Wounded Retirement

Careers led most, if not all of us, into the competition arena. Securing the job, learning new procedures, personalities of co-workers and managers; eventually, our competitive nature took our character over, vying for advancement. This type of environment can be excellent for those who thrive in sports, even with a military career will survive and advance. The moral, value, compassionate individual may be swallowed up, by the competition; or they develop dual characters, one for family, church, and friends, another for a career. We all have heard reference of the career employee or manager. The person, who uses their career character for advancement, knocking others out of their way, positioning a comrade for failure, not giving their actions a second thought.

Family indoctrination of morals, values, love thy brother/sister, traditions, maintaining our sights focused on those family intensities, that type of focus is one of the challenges that pushes us into competition for advancement, more money,  a better home, toys for the family, vacations for the family, providing for all their needs and wants. Our religious instructions teaches compassion, turn the other cheek, aid thy brother/sister. Can we succeed holding on to this type of conscience? Two sides of an individual competing in a competive world.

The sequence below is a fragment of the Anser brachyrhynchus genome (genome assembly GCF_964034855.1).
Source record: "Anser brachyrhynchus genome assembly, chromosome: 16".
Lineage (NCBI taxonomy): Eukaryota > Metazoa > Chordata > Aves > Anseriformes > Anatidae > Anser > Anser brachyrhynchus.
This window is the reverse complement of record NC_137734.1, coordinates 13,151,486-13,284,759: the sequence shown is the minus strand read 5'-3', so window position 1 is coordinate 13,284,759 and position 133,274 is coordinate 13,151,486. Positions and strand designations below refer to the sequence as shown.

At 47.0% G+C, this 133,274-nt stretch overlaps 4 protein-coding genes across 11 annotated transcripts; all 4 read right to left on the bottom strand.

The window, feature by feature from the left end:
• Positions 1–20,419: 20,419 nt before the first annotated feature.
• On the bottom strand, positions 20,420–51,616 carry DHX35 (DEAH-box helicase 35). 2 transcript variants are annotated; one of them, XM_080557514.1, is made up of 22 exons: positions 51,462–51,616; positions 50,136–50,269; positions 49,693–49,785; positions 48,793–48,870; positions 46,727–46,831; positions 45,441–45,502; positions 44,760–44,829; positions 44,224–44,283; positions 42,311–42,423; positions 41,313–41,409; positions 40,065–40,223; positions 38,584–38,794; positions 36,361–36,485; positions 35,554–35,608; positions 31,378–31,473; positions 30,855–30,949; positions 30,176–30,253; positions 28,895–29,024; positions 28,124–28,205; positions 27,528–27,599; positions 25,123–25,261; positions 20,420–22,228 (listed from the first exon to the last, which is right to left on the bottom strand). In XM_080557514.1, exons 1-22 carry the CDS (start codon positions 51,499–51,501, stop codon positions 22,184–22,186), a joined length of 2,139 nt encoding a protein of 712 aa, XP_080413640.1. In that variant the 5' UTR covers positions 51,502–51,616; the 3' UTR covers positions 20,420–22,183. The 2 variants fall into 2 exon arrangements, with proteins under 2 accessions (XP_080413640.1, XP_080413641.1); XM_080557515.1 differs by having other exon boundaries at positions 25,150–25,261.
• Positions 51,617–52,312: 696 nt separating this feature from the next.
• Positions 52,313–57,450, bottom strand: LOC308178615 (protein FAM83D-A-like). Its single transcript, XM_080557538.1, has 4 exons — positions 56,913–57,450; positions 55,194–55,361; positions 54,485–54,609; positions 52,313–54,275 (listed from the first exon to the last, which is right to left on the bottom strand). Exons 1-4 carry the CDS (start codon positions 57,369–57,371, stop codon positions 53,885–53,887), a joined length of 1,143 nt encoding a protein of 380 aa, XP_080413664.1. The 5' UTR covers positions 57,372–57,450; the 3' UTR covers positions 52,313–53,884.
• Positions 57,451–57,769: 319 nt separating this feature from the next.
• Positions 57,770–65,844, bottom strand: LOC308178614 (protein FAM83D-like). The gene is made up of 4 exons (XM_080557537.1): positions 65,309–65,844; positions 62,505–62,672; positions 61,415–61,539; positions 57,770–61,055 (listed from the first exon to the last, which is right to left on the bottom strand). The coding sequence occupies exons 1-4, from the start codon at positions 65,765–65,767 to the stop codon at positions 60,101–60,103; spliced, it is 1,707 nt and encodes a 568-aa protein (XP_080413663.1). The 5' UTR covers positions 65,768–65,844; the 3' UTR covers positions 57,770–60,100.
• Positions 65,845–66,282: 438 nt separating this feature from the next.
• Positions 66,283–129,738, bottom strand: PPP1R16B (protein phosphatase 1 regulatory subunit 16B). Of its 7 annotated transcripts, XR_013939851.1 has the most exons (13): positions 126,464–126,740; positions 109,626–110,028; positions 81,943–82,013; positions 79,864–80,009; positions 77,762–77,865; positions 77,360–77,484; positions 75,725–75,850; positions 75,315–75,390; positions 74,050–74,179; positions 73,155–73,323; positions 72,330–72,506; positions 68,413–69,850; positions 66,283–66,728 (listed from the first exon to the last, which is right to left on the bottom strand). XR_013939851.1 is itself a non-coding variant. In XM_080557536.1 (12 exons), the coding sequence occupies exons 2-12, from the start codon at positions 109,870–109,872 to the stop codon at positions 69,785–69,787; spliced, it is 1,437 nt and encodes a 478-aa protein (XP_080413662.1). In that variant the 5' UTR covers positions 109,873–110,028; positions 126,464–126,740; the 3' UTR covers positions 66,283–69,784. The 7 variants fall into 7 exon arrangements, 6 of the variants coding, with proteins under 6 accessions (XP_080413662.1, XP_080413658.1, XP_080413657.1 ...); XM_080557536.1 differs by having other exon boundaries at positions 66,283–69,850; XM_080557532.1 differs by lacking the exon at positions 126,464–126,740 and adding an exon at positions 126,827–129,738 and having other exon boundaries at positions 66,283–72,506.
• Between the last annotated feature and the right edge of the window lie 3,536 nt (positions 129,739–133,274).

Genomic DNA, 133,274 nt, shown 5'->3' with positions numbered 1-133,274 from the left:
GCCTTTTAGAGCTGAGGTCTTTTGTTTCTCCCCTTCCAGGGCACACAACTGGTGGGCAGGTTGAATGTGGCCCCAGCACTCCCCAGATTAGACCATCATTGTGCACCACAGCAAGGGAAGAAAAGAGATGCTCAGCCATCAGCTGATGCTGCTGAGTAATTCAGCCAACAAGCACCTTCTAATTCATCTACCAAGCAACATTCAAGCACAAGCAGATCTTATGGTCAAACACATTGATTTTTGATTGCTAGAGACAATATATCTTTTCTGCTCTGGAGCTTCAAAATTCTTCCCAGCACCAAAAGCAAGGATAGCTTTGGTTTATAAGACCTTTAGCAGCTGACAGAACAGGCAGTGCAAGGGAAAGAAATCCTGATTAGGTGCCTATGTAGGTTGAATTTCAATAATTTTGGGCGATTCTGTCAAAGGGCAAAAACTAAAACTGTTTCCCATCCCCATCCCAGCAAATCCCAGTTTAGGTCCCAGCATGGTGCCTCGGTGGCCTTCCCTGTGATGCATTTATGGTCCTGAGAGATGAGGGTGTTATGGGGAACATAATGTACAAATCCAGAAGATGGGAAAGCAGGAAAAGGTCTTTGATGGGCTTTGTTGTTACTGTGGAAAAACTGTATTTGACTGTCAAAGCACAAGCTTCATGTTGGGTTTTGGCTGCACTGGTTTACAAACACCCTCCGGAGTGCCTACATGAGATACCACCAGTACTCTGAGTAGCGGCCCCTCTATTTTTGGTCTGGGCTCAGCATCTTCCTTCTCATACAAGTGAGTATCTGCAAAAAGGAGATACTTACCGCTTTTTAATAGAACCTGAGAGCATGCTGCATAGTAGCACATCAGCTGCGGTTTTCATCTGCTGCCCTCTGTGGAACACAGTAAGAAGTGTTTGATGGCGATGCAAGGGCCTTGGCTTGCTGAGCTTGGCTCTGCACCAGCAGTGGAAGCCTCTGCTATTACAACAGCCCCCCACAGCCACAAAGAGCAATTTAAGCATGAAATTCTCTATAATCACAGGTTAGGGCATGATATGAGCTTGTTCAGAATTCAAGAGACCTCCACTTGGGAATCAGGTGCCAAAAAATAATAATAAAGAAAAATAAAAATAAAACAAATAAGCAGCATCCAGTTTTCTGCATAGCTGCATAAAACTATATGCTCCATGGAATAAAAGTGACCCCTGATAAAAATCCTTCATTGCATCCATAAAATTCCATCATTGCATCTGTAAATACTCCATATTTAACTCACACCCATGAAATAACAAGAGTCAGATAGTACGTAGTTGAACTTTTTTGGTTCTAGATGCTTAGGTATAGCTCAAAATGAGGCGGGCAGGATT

Competition creates feelings of triumph, jubilation, the accomplishment of victory. The opposite is also correct, defeat, exhaustion, resentment of losing that promotion, the one that was locked in our sights.

“the concept of resentment was most fully dissected by the Catholic philosopher, Max Scheler. The German thinker defined resentment as “a self-poisoning of the mind” that is “a lasting mental attitude, caused by the systematic repression of certain emotions and effects which, as such, are normal components of human nature. Their repression leads to the constant tendency to indulge in certain kinds of value delusions and corresponding value judgments. The emotions and affects primarily concerned are revenge, hatred, malice, envy, the impulse to detract, and spite.”” By Martin E. Marty | February 9, 2017, https://religionnews.com/2017/02/09/whats-ressentiment-got-to-do-with-it
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